# Categories Description

Multidimensional analyses are often completed with unidimensional ones to characterize some particular variables.

To characterize a categorical variable and the groups of individuals its categories define, one can use continuous variables, categorical ones or also categories.

## Objectives

We are going to use the dataset "tea" and characterize the *"age_Q"* variable.

*"age_Q"* is a categorical variable corresponding to age groups. Its categories are *"15-24"*, *"25-34"*, *"35-44"*, *"45-59"* and *"+60"*.

The main question that arises here is: are those different categories specifically linked to other variables/categories of the data set ?

Each category of *"age_Q"* defines a sub-population: the group of the individuals who possess the category. The use of the *catdes* function is going to allow us to see whether each sub-population can be characterized by the categorical variables, categories and continuous variables of the data set.

## catdes

First load the package and the data set by typing:
`library(FactoMineR)`

data(tea)

Then launch the *catdes()* function:
`res = catdes(tea, num.var=23, proba=0.05)`

`#tea: the data set used`

#num.var: the indice of the variable to characterize

#proba: the significance threshold considered to characterize the category (by default 0.05)

### Description by categorical variables

To evaluate the link between each category of the *"age_Q"* variable and other categorical variables, a chi-square test is performed. The more significant the test is, the more the considered category and categorical variable are linked.

The results of this test are in:
`res$test.chi2`

The categorical variable the most linked to *"age_Q"* is *"Socio-Professional Category"*, then *"Tea"*, *"sugar"*, *"work"* and so on.

### Description by categories

To study the link between one category of *"age_Q"* and another category of another categorical variable of the data set, the function compares two proportions:

- the proportion of individuals who possess the second category among those who possess the first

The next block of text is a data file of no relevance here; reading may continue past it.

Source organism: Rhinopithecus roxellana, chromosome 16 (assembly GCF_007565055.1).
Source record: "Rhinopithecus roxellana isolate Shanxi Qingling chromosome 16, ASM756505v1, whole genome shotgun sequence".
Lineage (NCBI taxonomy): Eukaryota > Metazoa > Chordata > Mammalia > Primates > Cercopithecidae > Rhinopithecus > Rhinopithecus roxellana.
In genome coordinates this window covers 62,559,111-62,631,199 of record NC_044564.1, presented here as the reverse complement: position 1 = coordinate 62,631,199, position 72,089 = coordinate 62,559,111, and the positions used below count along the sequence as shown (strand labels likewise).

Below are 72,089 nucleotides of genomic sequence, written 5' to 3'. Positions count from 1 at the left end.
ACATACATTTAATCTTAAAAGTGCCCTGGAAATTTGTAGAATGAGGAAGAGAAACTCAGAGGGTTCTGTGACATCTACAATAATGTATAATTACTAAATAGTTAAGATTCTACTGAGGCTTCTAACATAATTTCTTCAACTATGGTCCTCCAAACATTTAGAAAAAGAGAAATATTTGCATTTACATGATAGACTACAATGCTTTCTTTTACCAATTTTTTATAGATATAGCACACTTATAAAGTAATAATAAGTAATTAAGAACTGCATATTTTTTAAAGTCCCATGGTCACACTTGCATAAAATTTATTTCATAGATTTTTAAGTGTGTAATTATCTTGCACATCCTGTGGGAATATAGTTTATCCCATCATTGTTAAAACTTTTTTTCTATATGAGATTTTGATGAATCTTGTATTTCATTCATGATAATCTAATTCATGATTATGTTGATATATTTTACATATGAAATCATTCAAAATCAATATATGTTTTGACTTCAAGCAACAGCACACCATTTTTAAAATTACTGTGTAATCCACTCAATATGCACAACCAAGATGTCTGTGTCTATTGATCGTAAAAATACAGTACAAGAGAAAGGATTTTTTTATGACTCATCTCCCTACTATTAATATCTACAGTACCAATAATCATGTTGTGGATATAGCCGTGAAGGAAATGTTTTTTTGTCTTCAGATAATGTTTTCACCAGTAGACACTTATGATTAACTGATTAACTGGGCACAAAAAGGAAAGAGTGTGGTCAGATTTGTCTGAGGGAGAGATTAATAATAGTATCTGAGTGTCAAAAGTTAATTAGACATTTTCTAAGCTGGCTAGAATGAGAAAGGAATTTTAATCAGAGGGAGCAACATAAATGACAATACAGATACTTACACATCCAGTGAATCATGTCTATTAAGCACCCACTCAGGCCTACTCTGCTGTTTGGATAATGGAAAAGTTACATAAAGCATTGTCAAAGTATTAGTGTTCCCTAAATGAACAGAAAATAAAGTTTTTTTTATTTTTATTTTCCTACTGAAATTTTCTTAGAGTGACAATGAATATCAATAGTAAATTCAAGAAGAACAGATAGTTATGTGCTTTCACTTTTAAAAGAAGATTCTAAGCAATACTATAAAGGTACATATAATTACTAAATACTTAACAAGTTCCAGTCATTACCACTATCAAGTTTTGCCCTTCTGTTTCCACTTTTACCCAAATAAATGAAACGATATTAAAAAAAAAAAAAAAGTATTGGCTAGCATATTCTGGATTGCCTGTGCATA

- the global percentage of individuals who possess the second category

The categories significantly linked to the categories of *"age_Q"* are in:
`res$category`

Let's have a look at two sub-populations: the groups of individuals corresponding to categories *"15-24"* and *"+60"*.

The category *"student"* is over represented (v-test>0) among individuals aged between 15 and 24 whereas *"senior"* is under represented (v-test<0).

On the contrary, *"senior"* is over represented among individuals aged over 60 and *"student"* is under represented.

For the sub-population *"15-24"*:

- 84.3% of the individuals who possess
*"student"*possess to*"15-24"* - 64.1% of the individuals who possess
*"15-24"*possess*"student"* - 23.3% of the whole population possess
*"student"*

### Description by continuous variables

For each category of *"age_Q"* and each continuous variable, a test value is calculated.

The results are in:
`res$quanti`

Here the results for categories *"15-24"* and *"+60"*:

Click to view

There is only one continuous variable in the data set: the *"age"* variable.

This variable is significantly linked to both *"15-24"* and *"+60"*; individuals aged between 15 and 24 are significantly younger than the whole population and those aged over 60 are significantly older.